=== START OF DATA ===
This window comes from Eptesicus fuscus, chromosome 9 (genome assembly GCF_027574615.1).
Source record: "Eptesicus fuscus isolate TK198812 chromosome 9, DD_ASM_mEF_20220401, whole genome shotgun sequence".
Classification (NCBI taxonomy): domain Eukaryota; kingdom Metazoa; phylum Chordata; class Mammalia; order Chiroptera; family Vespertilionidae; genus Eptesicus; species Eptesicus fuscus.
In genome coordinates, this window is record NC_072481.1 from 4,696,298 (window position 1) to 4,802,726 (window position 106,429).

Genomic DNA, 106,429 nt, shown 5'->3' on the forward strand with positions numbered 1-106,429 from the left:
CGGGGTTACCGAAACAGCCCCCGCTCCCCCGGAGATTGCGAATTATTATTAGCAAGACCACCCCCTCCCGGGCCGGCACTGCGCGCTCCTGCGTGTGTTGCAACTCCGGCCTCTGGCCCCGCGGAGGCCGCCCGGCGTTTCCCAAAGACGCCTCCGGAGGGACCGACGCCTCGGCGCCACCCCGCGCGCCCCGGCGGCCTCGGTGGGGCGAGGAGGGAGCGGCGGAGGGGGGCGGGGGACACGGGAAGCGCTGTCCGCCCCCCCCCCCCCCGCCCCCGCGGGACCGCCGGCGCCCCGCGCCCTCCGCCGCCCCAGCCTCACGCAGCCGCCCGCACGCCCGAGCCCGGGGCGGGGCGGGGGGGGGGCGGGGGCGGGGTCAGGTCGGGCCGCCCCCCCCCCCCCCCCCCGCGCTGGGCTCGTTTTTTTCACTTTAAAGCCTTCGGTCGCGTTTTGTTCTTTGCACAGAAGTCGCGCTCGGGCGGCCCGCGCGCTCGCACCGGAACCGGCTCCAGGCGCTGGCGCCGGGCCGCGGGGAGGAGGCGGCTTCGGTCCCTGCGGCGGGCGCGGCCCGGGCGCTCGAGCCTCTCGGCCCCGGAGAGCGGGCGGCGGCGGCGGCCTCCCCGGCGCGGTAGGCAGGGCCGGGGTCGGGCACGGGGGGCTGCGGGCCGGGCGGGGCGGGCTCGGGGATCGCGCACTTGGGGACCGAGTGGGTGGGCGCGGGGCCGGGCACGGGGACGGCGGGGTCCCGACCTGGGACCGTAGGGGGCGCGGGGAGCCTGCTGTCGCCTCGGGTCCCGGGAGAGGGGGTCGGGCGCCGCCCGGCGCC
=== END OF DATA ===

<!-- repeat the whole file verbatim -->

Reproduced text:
This window comes from Eptesicus fuscus, chromosome 9 (genome assembly GCF_027574615.1).
Source record: "Eptesicus fuscus isolate TK198812 chromosome 9, DD_ASM_mEF_20220401, whole genome shotgun sequence".
Classification (NCBI taxonomy): domain Eukaryota; kingdom Metazoa; phylum Chordata; class Mammalia; order Chiroptera; family Vespertilionidae; genus Eptesicus; species Eptesicus fuscus.
In genome coordinates, this window is record NC_072481.1 from 4,696,298 (window position 1) to 4,802,726 (window position 106,429).

Genomic DNA, 106,429 nt, shown 5'->3' on the forward strand with positions numbered 1-106,429 from the left:
CGGGGTTACCGAAACAGCCCCCGCTCCCCCGGAGATTGCGAATTATTATTAGCAAGACCACCCCCTCCCGGGCCGGCACTGCGCGCTCCTGCGTGTGTTGCAACTCCGGCCTCTGGCCCCGCGGAGGCCGCCCGGCGTTTCCCAAAGACGCCTCCGGAGGGACCGACGCCTCGGCGCCACCCCGCGCGCCCCGGCGGCCTCGGTGGGGCGAGGAGGGAGCGGCGGAGGGGGGCGGGGGACACGGGAAGCGCTGTCCGCCCCCCCCCCCCCCGCCCCCGCGGGACCGCCGGCGCCCCGCGCCCTCCGCCGCCCCAGCCTCACGCAGCCGCCCGCACGCCCGAGCCCGGGGCGGGGCGGGGGGGGGGCGGGGGCGGGGTCAGGTCGGGCCGCCCCCCCCCCCCCCCCCCGCGCTGGGCTCGTTTTTTTCACTTTAAAGCCTTCGGTCGCGTTTTGTTCTTTGCACAGAAGTCGCGCTCGGGCGGCCCGCGCGCTCGCACCGGAACCGGCTCCAGGCGCTGGCGCCGGGCCGCGGGGAGGAGGCGGCTTCGGTCCCTGCGGCGGGCGCGGCCCGGGCGCTCGAGCCTCTCGGCCCCGGAGAGCGGGCGGCGGCGGCGGCCTCCCCGGCGCGGTAGGCAGGGCCGGGGTCGGGCACGGGGGGCTGCGGGCCGGGCGGGGCGGGCTCGGGGATCGCGCACTTGGGGACCGAGTGGGTGGGCGCGGGGCCGGGCACGGGGACGGCGGGGTCCCGACCTGGGACCGTAGGGGGCGCGGGGAGCCTGCTGTCGCCTCGGGTCCCGGGAGAGGGGGTCGGGCGCCGCCCGGCGCC